Once a jihadi always a jihadi?

The only terrorist who cannot harm us is a dead one: derad programs are far from perfect

We would like to think that every ne’er-do-well can be rehabilitated. What if we are wrong?

One of the more curious developments over the past two decades, since the ‘war on terrorism‘ was launched, has been what Singapore-based journalist James Dorsey (who will feature soon in a Canadian Intelligence Eh! podcast) calls the ‘counter terrorism industry’. This term, if I understand him correctly, refers to a large number of individuals, entities and hangers-on who have made out like bandits in creating products and services all aimed at targeting terrorism and proposing counter terrorism strategies.

This is all part of what I call ‘having terrorism on the brain‘. Like most obsessions, it is not a healthy one. Sure, a lot of good ideas have been hatched in this field, many of which have helped make the world less vulnerable to violent extremism and hence a better place. Others have performed less spectacularly.

One that I would firmly put in the latter category has come to be known as the ‘deradicalisation‘ industry. This term refers to the notion that some terrorists can be ‘de-programmed’ and become ‘ex’ terrorists, capable of returning to society and functioning normally (whether or not society is ready to receive them and if they have truly paid the price for their crimes is an entirely other issue!). I would guess this is analogous to the ‘undoing’ of cult members.

RELATED: Borealis explores the effectiveness of deradicalisation programs

I have neither expertise nor experience in any of this and will as a consequence tread carefully, as someone who has made a commitment to never comment ‘definitively’ on matters beyond my ken. As a former counter terrorism practitioner, however, I retain the position that as there is never a 100% guarantee that such methods work those of us tasked with doing our utmost with NOT allowing terrorists to succeed cannot rely on someone’s claim to have become a ‘former’.

Many would argue with me, maintaining that such endeavours are worth at least trying. In that I agree. After all, nothing ventured nothing gained. And yet, every once in a while a case arises that reminds us that some bad actors will remain so indefinitely, regardless of what is done to try to get them to realise the error of their ways and commit to abandoning them.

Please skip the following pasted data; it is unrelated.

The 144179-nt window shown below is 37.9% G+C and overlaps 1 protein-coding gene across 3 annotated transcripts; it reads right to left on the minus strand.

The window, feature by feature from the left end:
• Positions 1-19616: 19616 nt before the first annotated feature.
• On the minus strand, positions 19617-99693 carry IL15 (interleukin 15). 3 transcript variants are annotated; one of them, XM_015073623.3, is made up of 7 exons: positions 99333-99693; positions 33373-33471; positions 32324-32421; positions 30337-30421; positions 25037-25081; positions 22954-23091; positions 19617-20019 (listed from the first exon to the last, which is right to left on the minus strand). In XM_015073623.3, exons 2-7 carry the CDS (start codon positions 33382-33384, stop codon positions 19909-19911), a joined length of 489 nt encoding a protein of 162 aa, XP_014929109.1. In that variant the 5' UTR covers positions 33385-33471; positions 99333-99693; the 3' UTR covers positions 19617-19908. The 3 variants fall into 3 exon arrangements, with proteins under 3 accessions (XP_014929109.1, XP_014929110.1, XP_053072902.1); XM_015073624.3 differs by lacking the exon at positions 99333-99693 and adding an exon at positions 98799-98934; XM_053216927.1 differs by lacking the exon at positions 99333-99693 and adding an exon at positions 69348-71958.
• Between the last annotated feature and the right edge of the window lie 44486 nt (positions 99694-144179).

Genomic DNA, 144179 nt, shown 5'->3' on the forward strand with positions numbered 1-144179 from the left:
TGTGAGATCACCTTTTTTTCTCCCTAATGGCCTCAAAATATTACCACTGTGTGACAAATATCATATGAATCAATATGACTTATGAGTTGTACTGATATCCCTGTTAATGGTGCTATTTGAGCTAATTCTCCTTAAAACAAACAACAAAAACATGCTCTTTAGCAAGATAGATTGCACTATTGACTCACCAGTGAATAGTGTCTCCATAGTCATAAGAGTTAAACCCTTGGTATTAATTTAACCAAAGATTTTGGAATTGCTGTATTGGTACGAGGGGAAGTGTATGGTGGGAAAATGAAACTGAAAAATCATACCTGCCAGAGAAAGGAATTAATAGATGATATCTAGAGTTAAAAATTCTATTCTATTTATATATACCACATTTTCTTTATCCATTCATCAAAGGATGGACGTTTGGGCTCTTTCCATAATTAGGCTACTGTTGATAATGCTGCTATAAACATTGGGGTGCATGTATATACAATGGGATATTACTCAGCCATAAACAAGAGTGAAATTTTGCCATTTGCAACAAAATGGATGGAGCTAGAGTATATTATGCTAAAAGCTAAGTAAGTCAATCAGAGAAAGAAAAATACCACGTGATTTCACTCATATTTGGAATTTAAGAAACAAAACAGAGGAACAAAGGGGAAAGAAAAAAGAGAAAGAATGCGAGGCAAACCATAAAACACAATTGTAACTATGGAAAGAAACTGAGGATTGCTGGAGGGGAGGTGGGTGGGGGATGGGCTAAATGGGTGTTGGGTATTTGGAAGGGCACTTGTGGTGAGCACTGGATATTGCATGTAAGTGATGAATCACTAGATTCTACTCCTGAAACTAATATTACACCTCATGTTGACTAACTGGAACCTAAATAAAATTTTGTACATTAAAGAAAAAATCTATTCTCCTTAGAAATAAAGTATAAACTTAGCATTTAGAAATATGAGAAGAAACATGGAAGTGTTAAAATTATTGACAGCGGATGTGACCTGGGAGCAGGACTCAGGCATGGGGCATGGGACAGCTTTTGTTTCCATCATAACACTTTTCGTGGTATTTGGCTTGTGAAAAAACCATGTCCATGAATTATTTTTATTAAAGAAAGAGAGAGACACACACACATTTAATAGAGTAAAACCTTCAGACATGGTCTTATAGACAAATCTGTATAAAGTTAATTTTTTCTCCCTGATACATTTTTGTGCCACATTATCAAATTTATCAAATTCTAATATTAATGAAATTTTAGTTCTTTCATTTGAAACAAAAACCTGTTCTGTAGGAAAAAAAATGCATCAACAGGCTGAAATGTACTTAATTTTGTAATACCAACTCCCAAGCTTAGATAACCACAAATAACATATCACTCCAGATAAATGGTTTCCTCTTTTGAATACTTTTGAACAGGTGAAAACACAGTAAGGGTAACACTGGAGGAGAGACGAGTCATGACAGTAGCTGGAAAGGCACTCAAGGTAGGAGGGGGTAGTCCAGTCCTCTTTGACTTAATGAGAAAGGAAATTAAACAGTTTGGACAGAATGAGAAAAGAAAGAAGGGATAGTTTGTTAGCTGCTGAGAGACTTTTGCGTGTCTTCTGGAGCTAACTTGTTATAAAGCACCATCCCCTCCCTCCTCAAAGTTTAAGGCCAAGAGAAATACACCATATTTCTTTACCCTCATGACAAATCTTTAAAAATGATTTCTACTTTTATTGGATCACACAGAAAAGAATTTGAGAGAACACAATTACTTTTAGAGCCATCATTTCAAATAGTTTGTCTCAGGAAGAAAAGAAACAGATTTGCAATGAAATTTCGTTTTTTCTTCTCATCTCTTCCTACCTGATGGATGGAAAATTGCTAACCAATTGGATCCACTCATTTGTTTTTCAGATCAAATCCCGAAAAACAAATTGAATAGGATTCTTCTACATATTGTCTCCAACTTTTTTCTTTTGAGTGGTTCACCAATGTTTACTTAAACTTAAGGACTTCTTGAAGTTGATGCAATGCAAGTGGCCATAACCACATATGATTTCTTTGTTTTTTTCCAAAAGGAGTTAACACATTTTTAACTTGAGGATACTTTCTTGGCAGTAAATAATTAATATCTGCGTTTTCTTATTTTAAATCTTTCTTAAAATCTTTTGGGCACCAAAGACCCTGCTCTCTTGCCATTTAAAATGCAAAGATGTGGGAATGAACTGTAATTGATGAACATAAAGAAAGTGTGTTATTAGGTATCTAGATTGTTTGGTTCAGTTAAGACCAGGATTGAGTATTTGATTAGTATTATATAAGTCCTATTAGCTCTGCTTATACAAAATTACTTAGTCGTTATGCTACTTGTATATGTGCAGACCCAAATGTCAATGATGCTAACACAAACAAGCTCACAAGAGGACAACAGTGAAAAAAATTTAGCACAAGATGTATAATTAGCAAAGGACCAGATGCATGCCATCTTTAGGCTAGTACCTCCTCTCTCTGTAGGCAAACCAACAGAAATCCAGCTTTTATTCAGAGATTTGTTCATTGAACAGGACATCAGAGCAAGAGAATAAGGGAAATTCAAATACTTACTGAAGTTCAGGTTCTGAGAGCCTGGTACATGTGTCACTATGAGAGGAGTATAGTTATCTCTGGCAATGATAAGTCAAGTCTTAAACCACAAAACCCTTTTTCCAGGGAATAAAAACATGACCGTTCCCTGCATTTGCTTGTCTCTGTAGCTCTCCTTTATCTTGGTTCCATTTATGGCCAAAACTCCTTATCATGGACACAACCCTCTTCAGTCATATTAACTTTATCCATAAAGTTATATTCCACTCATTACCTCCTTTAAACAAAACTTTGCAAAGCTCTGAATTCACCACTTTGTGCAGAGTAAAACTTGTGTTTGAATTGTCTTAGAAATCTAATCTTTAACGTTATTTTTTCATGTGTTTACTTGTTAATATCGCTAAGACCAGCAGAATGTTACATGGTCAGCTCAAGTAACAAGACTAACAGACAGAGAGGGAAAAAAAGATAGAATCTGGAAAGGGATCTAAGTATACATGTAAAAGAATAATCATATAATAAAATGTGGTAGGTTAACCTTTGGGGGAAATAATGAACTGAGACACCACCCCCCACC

Enter Kevin Omar Mohamed.

I am well familiar with him, having come to know him while I worked for the Anti-Terrorism Section of the Ontario Provincial Police (OPP-PATS) in 2015. He was clearly a jihadi: he traveled to join Al Qaeda (AQ) in Syria in 2014, returned to Canada in 2016 and was arrested when it was found he had a hunting knife, praised terrorist attacks and had AQ propaganda on target selection. He was sentenced to four and a half years in prison in late October 2017. Upon receiving parole it was noted that he “may continue to commit terrorist offences“.

No shit.

In September of this year he was re-arrested when it was determined he was violating his probation by using a smartphone, and downloading AQ literature, manuals on bombs and poisons, and a tract justifying the killing of women and children, according to allegations filed in court. He was also seen meeting with another former inmate who had a history of violence and whose phone contained more than 200 Taliban, ISIS and al-Qaeda videos.


What does all this mean?

It is simple. Kevin Mohamed clearly did not learn from his ‘mistakes’. He did not deradicalise. He did not abandon his beliefs in jihad (NB I have no idea what counsel he got, if any, in prison). And here is the most worrying part: there is no way to determine if and/or when similar terrorists are trustworthy. There are a lot of ‘deradicalisation’ programs that make a lot of unsubstantiated claims. None of them are guarantees that so-called reformed violent extremists no longer pose a national security threat.

The only terrorist who cannot harm us is a dead one: the ex-head of Peru’s Sendero Luminoso (Shining Path) Abimael Guzman is a good example (because he is dead, although other deceased terrorists can still inspire the living, as Anwar Al Aulaqi demonstrates). Anyone who maintains otherwise is delusional.

Here’s hoping Kevin Mohamed gets more than a slap on the wrist this time.

Read More on Deradicalisation

By Phil Gurski

Phil Gurski is the President and CEO of Borealis Threat and Risk Consulting Ltd. Phil is a 32-year veteran of CSE and CSIS and the author of six books on terrorism.

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